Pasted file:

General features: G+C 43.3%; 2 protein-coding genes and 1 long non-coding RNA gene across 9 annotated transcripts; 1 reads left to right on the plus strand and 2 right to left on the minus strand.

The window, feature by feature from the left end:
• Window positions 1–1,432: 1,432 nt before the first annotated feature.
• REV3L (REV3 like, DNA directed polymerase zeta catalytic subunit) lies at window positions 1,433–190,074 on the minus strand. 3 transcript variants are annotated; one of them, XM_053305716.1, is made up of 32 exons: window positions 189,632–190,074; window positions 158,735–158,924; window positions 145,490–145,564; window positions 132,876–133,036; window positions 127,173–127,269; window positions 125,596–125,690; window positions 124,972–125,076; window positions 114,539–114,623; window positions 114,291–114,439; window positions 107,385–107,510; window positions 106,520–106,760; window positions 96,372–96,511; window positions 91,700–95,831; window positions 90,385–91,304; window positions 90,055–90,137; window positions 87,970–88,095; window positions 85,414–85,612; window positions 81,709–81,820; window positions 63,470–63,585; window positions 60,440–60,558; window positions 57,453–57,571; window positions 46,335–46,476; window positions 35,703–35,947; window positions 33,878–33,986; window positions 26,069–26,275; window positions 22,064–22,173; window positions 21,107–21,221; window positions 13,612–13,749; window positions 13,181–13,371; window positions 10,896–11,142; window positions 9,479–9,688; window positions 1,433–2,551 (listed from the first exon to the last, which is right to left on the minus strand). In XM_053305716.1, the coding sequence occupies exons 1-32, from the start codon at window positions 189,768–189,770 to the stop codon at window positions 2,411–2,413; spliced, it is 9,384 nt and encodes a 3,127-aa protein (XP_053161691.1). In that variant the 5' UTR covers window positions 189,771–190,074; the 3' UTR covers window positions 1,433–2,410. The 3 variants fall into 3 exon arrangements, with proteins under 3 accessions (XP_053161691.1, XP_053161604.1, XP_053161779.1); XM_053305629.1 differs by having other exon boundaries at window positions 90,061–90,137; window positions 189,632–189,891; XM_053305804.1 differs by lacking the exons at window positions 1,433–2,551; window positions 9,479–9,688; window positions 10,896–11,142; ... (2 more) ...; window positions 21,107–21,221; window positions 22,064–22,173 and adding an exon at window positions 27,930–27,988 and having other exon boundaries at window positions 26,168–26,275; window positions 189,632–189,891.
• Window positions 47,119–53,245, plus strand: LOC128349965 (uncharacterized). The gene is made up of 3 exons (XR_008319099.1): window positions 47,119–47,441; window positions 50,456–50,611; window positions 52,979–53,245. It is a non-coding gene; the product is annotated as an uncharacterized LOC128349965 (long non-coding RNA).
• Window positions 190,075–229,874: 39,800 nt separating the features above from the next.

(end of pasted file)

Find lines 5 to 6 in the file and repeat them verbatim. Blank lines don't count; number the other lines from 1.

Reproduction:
• Window positions 47,119–53,245, plus strand: LOC128349965 (uncharacterized). The gene is made up of 3 exons (XR_008319099.1): window positions 47,119–47,441; window positions 50,456–50,611; window positions 52,979–53,245. It is a non-coding gene; the product is annotated as an uncharacterized LOC128349965 (long non-coding RNA).
• Window positions 190,075–229,874: 39,800 nt separating the features above from the next.